Carbon dioxide in the air can be reserved deep underwater by biological material, much of it trapped in the feces of microscopic animals.
The process by which this occurs is known as the biological pump of global ocean carbon export. A new study by David Seigel from the University of California Santa Barbara examined this process in detail.
As fish are eaten by other animals, some of their body parts are unconsumed by predators, and sinks to the bottom of the ocean as waste. Along with this particulate matter, deceased algae and feces can also be found. Carbon dioxide can reside in that waste, laying on the ocean floor, for centuries.
Siegel and his group considered the life cycle of zooplankton and phytoplankton in their model of the cycle. The microscopic creatures, which make up the bottom of the marine food chain, were often ignored in earlier studies.
Data collected from satellites revealed the amount of organic material created from carbon dioxide by phytoplankton. This measurement includes both the tiny droppings of the animals. This process is called net primary production, or NPP.
"Quantifying this carbon flux is critical for predicting the atmosphere's response to changing climates. By analyzing the scattering signals that we got from satellite measurements of the ocean's color, we were able to develop techniques to calculate how much of the biomass occurs in very large or very small particles," Siegel said.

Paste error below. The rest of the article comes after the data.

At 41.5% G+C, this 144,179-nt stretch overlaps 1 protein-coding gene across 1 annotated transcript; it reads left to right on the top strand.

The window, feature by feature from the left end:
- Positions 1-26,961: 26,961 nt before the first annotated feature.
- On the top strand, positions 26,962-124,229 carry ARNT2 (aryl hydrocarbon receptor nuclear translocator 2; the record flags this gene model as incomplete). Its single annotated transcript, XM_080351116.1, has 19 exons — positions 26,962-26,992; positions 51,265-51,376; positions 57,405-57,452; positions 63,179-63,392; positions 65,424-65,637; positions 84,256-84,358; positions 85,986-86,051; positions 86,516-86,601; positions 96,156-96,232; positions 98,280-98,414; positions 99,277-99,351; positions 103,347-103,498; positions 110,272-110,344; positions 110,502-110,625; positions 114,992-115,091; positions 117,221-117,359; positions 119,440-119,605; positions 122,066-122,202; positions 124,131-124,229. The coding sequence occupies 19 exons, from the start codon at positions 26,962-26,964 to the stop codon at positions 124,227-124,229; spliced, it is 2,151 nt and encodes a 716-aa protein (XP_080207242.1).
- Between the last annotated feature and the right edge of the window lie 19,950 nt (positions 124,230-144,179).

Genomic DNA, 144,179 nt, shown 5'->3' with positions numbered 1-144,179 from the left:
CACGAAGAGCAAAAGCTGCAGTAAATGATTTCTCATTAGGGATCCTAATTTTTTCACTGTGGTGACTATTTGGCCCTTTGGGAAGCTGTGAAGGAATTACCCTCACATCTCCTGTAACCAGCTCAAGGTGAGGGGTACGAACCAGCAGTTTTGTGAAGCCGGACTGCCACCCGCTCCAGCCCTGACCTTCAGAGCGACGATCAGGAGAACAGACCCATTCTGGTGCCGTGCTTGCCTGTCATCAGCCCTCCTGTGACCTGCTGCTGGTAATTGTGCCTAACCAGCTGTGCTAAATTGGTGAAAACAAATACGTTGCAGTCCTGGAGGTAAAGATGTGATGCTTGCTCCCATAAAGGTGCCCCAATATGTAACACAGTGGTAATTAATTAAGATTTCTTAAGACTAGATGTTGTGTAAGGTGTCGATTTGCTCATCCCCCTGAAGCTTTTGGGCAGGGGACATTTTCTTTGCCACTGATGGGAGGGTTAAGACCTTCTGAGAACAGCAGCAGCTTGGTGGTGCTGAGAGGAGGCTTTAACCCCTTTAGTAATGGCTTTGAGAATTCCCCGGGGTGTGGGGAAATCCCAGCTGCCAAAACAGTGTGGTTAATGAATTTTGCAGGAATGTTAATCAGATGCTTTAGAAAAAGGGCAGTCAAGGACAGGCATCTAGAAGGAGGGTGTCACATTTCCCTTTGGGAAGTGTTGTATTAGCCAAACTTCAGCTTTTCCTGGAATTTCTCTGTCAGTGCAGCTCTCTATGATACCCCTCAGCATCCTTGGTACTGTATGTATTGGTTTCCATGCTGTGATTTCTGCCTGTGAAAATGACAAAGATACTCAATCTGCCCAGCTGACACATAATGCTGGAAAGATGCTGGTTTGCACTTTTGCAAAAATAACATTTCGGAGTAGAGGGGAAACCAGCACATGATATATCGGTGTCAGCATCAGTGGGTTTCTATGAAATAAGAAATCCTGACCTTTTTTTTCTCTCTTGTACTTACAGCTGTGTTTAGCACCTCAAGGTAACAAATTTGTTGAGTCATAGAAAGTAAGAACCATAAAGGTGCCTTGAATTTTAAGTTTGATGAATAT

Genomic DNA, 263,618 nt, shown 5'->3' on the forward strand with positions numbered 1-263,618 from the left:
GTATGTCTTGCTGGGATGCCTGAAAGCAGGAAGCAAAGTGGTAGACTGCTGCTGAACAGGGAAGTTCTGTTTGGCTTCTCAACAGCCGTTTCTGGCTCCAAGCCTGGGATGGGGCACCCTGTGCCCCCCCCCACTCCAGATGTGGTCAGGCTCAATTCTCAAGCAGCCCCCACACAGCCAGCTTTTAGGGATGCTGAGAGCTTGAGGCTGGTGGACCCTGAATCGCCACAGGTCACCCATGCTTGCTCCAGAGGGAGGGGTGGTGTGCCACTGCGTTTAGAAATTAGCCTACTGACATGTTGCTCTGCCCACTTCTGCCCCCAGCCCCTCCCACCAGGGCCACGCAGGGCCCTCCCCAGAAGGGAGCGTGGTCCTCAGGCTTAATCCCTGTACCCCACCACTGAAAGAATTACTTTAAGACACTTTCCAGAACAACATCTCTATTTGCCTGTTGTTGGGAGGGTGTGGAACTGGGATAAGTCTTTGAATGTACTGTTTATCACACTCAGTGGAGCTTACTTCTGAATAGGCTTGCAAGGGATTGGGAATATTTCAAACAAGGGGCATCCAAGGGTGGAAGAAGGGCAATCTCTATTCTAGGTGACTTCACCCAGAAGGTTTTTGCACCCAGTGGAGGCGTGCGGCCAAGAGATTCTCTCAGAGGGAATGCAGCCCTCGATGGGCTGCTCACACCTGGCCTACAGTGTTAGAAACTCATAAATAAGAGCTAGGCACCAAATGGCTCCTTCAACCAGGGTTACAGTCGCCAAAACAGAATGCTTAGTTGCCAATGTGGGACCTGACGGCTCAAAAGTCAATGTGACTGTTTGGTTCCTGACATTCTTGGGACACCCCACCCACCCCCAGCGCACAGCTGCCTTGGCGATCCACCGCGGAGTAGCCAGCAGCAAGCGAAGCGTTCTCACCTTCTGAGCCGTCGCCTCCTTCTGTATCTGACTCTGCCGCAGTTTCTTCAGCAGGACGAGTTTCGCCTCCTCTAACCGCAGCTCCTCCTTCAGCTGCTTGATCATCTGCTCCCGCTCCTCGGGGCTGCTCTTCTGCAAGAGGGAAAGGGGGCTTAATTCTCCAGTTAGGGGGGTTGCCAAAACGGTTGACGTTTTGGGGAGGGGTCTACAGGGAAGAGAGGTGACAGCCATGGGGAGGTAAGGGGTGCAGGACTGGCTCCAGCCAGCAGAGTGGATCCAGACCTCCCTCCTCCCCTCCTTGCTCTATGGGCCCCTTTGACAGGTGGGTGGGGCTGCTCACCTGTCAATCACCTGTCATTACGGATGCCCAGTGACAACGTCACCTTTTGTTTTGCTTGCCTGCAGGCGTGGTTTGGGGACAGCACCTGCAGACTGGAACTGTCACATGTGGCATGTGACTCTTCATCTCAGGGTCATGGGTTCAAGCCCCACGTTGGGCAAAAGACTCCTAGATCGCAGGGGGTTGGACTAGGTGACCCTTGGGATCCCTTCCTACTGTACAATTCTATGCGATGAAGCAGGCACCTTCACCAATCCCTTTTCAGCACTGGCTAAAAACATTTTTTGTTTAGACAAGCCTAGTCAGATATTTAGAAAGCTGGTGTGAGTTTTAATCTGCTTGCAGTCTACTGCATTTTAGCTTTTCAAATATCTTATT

The carbon cycle regulates temperatures on Earth. Vast quantities of the material are stored in fossil fuels, atmosphere, soil and the oceans. Carbon can move between each of these reservoirs in a flux, and when the atmosphere absorbs more CO2, temperatures can rise.
The new data indicates ocean flux may remove up to 6.6 billion tons of carbon dioxide from the air every year. That represents nearly two-thirds of the nearly 10 billion tons sent into the atmosphere from fossil fuels every twelve months.
Study of the global cycle can help environmental scientists better model the effect carbon is having around the world as a greenhouse gas.
"We need to understand where carbon goes, how much of it goes into the organic matter, how that affects the air-sea exchanges of CO2 and what happens to fossil fuel we have emitted from our tailpipes," Siegel said.
The team of researchers plan to conduct field tests as a follow-up to the latest study.
Analysis was funded by NASA's Ocean Biology and Biogeochemistry program. Details of the study into the role of food waste in carbon export was published in the journal Global Biogeochemical Cycles.